Minimally Complete Dependency Declaration in Maven
|January 31, 2012||Posted by Stuart Gunter under Uncategorized|
One of the great things about Maven is that it automatically downloads and manages the transitive dependencies within your project. This has the unfortunate side-effect of making it easy to start using libraries that you haven’t explicitly included. Luckily this is something that can be checked as part of your regular Maven build.
Simply configure the maven-dependency-plugin to execute the analyze-only goal as part of your build and specify that it should fail the build whenever a dependency warning is emitted. This actually ensures that you don’t have any warnings related to dependencies in your project, like forgetting to explicitly specify the version of a dependency.
Here’s how to configure it (copied straight from the plugin docs ):
This binds to the verify phase and will fail the build with errors that look something like this…
If a dependency version is missing:
[ERROR] The project org.stuartgunter.demo:maven-demo:1.0 (/code/maven-demo/pom.xml) has 1 error[ERROR] 'dependencies.dependency.version' for org.slf4j:slf4j-log4j12:jar is missing. @ line 39, column 21
If dependency declarations are incorrect:
[WARNING] Used undeclared dependencies found:[WARNING] com.google.code.findbugs:jsr305:jar:1.3.9:compile[WARNING] Unused declared dependencies found:[WARNING] com.google.guava:guava:jar:10.0.1:compile[WARNING] ch.qos.logback:logback-classic:jar:1.0.0:test
Sometimes it’s easier to just see it in action, so I’ve put together a very basic application (barely modified from the maven-archetype-quickstart) that demonstrates this in action. Feel free to fork it on GitHub and experiment with other options: https://github.com/stuartgunter/maven-demo
So what’s the big deal about using transitive dependencies?
The first problem I can see with it is that you’re not managing that dependency. Maven’s dependency resolution mechanism is takes into account the proximity of the dependency to the project when determining which version to use, so if you haven’t specified it explicitly it might not be completely obvious which version you’re using. While that may not be a major problem, it is still an issue that can be fixed very easily.
The second problem is that you’re relying on your direct dependencies to always depend on that artifact. If you’re developing against a SNAPSHOT version (which is only transient anyway), there’s a possibility that your code could break if your immediate dependency suddenly doesn’t depend on the artifact you’re using anymore. Because you haven’t told Maven you’re using it, it won’t be included and your build will break.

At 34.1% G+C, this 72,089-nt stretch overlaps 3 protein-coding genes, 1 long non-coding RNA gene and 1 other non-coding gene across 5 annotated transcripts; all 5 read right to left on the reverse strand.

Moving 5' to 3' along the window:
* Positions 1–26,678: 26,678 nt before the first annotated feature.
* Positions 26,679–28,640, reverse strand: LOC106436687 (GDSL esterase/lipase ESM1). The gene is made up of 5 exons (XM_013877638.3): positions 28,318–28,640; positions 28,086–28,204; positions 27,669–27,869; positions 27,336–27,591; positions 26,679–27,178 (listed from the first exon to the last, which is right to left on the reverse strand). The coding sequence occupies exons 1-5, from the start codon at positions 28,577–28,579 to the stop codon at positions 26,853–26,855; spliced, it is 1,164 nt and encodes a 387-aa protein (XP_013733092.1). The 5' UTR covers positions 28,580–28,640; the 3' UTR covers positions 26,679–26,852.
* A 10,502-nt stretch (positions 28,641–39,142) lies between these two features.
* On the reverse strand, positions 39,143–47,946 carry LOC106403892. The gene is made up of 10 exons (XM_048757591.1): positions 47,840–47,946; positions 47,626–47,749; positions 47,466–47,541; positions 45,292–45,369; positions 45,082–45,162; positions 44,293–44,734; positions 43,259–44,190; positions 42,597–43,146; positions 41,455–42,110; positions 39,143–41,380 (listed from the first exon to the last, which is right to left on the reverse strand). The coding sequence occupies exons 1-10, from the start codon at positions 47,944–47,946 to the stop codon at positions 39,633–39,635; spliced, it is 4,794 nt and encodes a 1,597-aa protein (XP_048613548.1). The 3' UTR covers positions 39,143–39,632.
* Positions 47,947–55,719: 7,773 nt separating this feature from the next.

The bottom line is that it’s an easy problem to fix, so I don’t see any reason why not to.
The other issue this plugin highlights is the declaration of dependencies that you’re not using anymore. While not a major issue, it does mean that you’re forcing all upstream projects to download that unnecessary artifact. The ripple effect of that problem is potentially far-reaching and could make other packages a lot bigger than they need to be. So if you’re not using, stop depending on it.
As much as we gain from fixing these problems, for me the biggest gain is the awareness of what you’re actually using. Projects – particularly large ones with multiple teams – can grow very quickly and incorporate a number of external libraries. Over time, it’s very easy to find that you’re using multiple libraries that solve the same problem. For example, one team might prefer the Gson parser while another prefers Jackson . Unless there’s a good reason to have both, it often makes sense to standardise on the one that fits best and remove the other. Even if you decide to keep both, the knowledge that you are using both is powerful and can aid further decisions you make while programming.
Room for Improvement
The one feature missing from this plugin is the ability to selectively exclude certain dependency scopes from the verification. The plugin currently allows you to configure whether to only run against compile dependencies (ignoreNonCompile) or all of them. But it would be very useful to include all compile and test scoped dependencies in the analysis.
Aside from that shortcoming, the plugin is actually very useful and has helped to substantially improve the configuration in my current project. Hopefully you find the same.
Come back soon for another nice feature of Maven related to dependency management! I’ll post it as soon as I have the demo setup.